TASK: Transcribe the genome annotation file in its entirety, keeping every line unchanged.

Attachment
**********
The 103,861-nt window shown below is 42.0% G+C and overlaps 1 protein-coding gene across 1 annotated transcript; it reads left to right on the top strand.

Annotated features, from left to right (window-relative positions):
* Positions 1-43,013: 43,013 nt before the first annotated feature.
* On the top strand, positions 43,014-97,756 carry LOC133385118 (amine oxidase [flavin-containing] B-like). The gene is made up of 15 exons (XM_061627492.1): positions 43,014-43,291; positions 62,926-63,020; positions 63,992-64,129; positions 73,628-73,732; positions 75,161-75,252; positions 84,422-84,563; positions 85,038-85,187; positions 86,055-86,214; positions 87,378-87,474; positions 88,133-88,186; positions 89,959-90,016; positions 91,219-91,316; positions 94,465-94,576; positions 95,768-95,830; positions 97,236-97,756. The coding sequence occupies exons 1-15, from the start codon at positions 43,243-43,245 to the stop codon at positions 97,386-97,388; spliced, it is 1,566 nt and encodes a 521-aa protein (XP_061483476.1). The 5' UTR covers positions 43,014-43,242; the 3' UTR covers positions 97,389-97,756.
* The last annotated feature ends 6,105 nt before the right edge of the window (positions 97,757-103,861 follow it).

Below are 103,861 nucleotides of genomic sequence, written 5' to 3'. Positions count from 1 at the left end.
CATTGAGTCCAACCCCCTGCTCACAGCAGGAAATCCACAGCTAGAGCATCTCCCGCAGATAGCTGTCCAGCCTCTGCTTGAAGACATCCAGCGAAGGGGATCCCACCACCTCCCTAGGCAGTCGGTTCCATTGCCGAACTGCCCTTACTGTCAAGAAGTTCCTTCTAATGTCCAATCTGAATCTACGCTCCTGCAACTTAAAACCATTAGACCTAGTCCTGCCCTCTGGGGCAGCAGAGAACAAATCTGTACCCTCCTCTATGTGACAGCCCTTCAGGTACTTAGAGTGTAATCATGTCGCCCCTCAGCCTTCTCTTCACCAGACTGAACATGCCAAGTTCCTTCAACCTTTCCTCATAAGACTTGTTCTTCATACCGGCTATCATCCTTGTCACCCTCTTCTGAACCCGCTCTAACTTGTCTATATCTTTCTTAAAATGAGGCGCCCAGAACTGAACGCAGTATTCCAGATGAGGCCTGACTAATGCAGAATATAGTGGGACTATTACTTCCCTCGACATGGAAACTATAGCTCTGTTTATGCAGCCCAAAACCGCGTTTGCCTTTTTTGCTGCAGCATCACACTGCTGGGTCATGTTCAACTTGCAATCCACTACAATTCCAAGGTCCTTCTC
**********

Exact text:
The 103,861-nt window shown below is 42.0% G+C and overlaps 1 protein-coding gene across 1 annotated transcript; it reads left to right on the top strand.

Annotated features, from left to right (window-relative positions):
* Positions 1-43,013: 43,013 nt before the first annotated feature.
* On the top strand, positions 43,014-97,756 carry LOC133385118 (amine oxidase [flavin-containing] B-like). The gene is made up of 15 exons (XM_061627492.1): positions 43,014-43,291; positions 62,926-63,020; positions 63,992-64,129; positions 73,628-73,732; positions 75,161-75,252; positions 84,422-84,563; positions 85,038-85,187; positions 86,055-86,214; positions 87,378-87,474; positions 88,133-88,186; positions 89,959-90,016; positions 91,219-91,316; positions 94,465-94,576; positions 95,768-95,830; positions 97,236-97,756. The coding sequence occupies exons 1-15, from the start codon at positions 43,243-43,245 to the stop codon at positions 97,386-97,388; spliced, it is 1,566 nt and encodes a 521-aa protein (XP_061483476.1). The 5' UTR covers positions 43,014-43,242; the 3' UTR covers positions 97,389-97,756.
* The last annotated feature ends 6,105 nt before the right edge of the window (positions 97,757-103,861 follow it).

Below are 103,861 nucleotides of genomic sequence, written 5' to 3'. Positions count from 1 at the left end.
CATTGAGTCCAACCCCCTGCTCACAGCAGGAAATCCACAGCTAGAGCATCTCCCGCAGATAGCTGTCCAGCCTCTGCTTGAAGACATCCAGCGAAGGGGATCCCACCACCTCCCTAGGCAGTCGGTTCCATTGCCGAACTGCCCTTACTGTCAAGAAGTTCCTTCTAATGTCCAATCTGAATCTACGCTCCTGCAACTTAAAACCATTAGACCTAGTCCTGCCCTCTGGGGCAGCAGAGAACAAATCTGTACCCTCCTCTATGTGACAGCCCTTCAGGTACTTAGAGTGTAATCATGTCGCCCCTCAGCCTTCTCTTCACCAGACTGAACATGCCAAGTTCCTTCAACCTTTCCTCATAAGACTTGTTCTTCATACCGGCTATCATCCTTGTCACCCTCTTCTGAACCCGCTCTAACTTGTCTATATCTTTCTTAAAATGAGGCGCCCAGAACTGAACGCAGTATTCCAGATGAGGCCTGACTAATGCAGAATATAGTGGGACTATTACTTCCCTCGACATGGAAACTATAGCTCTGTTTATGCAGCCCAAAACCGCGTTTGCCTTTTTTGCTGCAGCATCACACTGCTGGGTCATGTTCAACTTGCAATCCACTACAATTCCAAGGTCCTTCTC